castles of Greece

Pondikokastro; Beauregard, Belvedere






Remains of main gate, looking south


History/Description: Paradissis places the ancient city of Phea near here [206], a settlement dating back to 2,800 BC at least, and claims the site of Pondikokastro is that of the citadel of Phea (the remains of the town lie submerged in the sea nearby). He goes on to say that the current, Byzantine circuit follows the ancient one, and re-uses much of its masonry.

Pondikokastro as we now see it is a Byzantine fort [03:207; 04:114]. The masonry in the towers ('cloisonne masonry' - blocks of stone with tile shaped bricks inserted into the mortar between them) is typical of Byzantine work. The towers are an odd shape - square with rounded corners. In the main gate, the remains of an arcaded section of masonry with brick decoration reminds one of Androussa.

Villehardouin and Champlitte took it early in their conquest of the Morea, and it was known to the Franks as Beavoir, Beauregard, or Belvedere [03:207]. In 1217 the engagement of Geoffrey II Villehardouin to Iolande, daughter of the Latin Byzantine emperor was arranged here. In 1311 Isabella Villehardouin declared that this castle and Karytaina should be a dowry for her daughter, Margaret. Ferdinand of Majorca became master of the area in 1315, presumably of Pondikokastro as well. Munataner and the Catalans must have been here, since he praised the area for its beauty [03:207]. The Florentines and then Venetians held it, until in 1470 it was taken by the Ottomans and burned.

The whole site is badly overgrown, to the extent that it would be easy to fall over masonry or into cisterns. The views from the top are very good. Byzantine or Venetian commanders could, perhaps, have signalled to Kyparissia to the S, and perhaps other forts lying N. towards Patras, as well as inland.

'Mouse Castle' would seem an unusual name: Wright notes a charming story by a 17th century Moslem traveller Evliya-elebi:

'Inside this great city there was a magic charm in the shape of a golden mouse, fashioned by one of the ancient sages and placed on a high column. While the charm existed, there were no mice in the city, but at the time of the conquest, Muslim booty-hunters pulled down the column, tore off the golden mouse that was on it, and took it away. As soon as they did so, the entire city was taken over by mice, and not only could the people there not save their clothes and provisions, but the warrior's horses were all nibbled down into colts by the mice, which ate up their manes and tails, and all the weak old men, long in the tooth, had their hair, beards and mustaches eaten off and were turned into young lads by the mice.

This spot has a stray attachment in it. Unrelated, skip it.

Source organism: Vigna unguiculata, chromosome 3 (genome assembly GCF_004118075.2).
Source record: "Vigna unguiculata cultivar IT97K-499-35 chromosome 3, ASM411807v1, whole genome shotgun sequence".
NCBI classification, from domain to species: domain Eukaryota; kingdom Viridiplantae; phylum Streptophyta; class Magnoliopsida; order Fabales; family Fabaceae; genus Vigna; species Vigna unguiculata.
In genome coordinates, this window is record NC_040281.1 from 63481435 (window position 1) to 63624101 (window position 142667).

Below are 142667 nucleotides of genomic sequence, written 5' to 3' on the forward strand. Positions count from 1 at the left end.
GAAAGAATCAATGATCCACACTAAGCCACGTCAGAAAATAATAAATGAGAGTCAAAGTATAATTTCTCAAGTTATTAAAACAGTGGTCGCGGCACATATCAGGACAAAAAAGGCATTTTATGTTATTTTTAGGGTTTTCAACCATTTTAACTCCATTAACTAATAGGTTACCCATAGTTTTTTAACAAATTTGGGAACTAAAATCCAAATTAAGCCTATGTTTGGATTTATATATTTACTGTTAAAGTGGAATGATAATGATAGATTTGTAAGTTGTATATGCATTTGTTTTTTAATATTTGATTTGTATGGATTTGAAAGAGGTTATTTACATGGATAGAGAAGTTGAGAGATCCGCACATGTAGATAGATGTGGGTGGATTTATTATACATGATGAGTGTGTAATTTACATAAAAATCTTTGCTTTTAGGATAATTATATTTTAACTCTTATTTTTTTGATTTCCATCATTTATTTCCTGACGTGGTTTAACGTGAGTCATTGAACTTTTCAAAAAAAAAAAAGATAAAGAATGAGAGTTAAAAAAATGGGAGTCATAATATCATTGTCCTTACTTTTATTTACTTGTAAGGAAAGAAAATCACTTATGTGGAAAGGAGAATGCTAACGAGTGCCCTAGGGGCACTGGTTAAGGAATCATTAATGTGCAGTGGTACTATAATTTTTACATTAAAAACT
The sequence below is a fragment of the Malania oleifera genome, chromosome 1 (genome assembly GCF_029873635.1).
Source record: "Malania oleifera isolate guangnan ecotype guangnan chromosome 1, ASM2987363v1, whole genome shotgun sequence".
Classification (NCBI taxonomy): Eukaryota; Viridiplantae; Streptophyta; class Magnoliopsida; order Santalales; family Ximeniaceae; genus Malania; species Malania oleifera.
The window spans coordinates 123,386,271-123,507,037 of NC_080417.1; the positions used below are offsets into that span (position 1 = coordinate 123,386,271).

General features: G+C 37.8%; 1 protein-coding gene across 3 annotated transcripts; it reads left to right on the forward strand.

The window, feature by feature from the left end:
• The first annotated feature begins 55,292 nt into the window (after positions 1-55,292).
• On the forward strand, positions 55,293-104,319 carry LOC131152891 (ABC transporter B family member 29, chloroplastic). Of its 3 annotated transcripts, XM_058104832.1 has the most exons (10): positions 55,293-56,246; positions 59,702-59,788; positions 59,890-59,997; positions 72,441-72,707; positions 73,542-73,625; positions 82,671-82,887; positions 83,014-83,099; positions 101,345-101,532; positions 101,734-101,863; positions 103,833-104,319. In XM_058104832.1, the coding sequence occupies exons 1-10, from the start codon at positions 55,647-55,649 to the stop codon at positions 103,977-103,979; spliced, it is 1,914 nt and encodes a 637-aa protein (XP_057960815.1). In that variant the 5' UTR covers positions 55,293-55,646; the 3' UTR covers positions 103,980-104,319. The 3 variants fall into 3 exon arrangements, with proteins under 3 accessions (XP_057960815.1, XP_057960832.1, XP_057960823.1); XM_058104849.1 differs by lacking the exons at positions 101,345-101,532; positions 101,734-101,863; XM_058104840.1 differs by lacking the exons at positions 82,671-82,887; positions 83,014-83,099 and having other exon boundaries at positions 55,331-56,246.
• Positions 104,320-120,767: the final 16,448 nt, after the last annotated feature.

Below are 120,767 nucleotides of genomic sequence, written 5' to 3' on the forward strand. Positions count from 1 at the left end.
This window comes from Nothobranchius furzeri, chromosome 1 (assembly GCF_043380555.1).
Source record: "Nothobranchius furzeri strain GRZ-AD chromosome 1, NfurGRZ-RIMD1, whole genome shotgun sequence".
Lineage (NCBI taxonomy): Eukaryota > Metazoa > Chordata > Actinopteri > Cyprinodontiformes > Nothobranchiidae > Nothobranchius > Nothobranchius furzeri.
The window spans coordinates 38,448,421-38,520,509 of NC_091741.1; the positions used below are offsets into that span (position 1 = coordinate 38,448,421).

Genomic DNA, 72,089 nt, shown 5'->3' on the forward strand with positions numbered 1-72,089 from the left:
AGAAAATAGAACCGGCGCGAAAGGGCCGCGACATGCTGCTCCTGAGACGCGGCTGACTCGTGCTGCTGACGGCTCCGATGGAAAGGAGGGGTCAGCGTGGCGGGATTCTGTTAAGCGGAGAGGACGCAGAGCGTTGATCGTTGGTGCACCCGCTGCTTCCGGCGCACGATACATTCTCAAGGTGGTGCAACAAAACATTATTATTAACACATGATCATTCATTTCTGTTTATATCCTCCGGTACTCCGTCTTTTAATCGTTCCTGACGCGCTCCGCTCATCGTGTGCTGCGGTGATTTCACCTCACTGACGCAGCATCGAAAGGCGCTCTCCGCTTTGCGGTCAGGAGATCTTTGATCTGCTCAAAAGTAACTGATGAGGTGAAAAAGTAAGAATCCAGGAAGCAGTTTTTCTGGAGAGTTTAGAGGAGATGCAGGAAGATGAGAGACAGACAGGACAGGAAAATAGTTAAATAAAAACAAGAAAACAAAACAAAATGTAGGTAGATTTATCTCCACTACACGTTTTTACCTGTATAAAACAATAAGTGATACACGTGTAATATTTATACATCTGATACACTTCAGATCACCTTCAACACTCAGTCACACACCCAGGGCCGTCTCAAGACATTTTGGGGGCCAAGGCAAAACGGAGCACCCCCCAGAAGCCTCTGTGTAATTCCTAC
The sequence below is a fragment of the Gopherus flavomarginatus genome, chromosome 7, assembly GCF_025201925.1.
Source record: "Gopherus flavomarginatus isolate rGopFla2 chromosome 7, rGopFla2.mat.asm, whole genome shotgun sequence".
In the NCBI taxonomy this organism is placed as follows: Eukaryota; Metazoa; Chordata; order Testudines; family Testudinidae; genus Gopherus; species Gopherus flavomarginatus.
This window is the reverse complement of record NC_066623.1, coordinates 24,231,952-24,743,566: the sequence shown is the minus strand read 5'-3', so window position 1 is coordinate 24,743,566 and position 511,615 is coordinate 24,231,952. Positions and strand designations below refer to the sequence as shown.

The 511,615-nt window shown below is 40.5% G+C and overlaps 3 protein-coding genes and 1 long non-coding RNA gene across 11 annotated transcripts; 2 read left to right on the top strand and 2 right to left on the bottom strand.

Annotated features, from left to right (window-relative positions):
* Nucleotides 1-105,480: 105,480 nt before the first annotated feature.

Terrified by the mice, therefore, the entire populace abandoned the city and ran away, so that the whole place fell into ruin. There are still mice as big as cats in the orchards of the city but there is no trace of any of Adam's sons.' (Wright is quoting work by Pierre MacKay; see As of 12 October 2008)

However, the name probably comes from the geography: the ridge on which the castle lies is divided into two unequal parts by a neck of land, with the castle on the head of the 'mouse' - rather like ears. It does look a little mouse-like from the land (the E), and I believe this impression may be gained from the W. side: one can imagine Byzantine sailors calling it 'mouse' as they coasted by.

Directions: the castle is set above Agios Andreas. Travelling towards Katakolo from Pirgos, there's a road on the right (about 2 Km before Katakolo). Follow this road along the foot of the ridge, around the N. end, and there is (or was in 2008) a cafe (Kastro Cafe) on the right. A lane opposite, on the left, leads steeply uphill, S. on to the ridge, where a footpath leads up on the left to a steep entry into the ruins. Or, you can get in the hard way by ascending through the olive groves N. of the castle. If you can reach the foot of the NE tower, its possible to inch around its base to the broken N. wall and scramble in that way. Once you're inside, mind the cistern on your left; I found no mice, but there was a large tortoise there.

Katakolo itself has a rail shuttle service from Pirgos, and is heavily oriented towards serving tourists from the cruise ships which frequently call there.

N.W tower, detail of masonry


View S. towards Kyparissia, which lies at the foot of the distant mountain


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These pages created and maintained by Andrew Sawyer. Last updated September 2009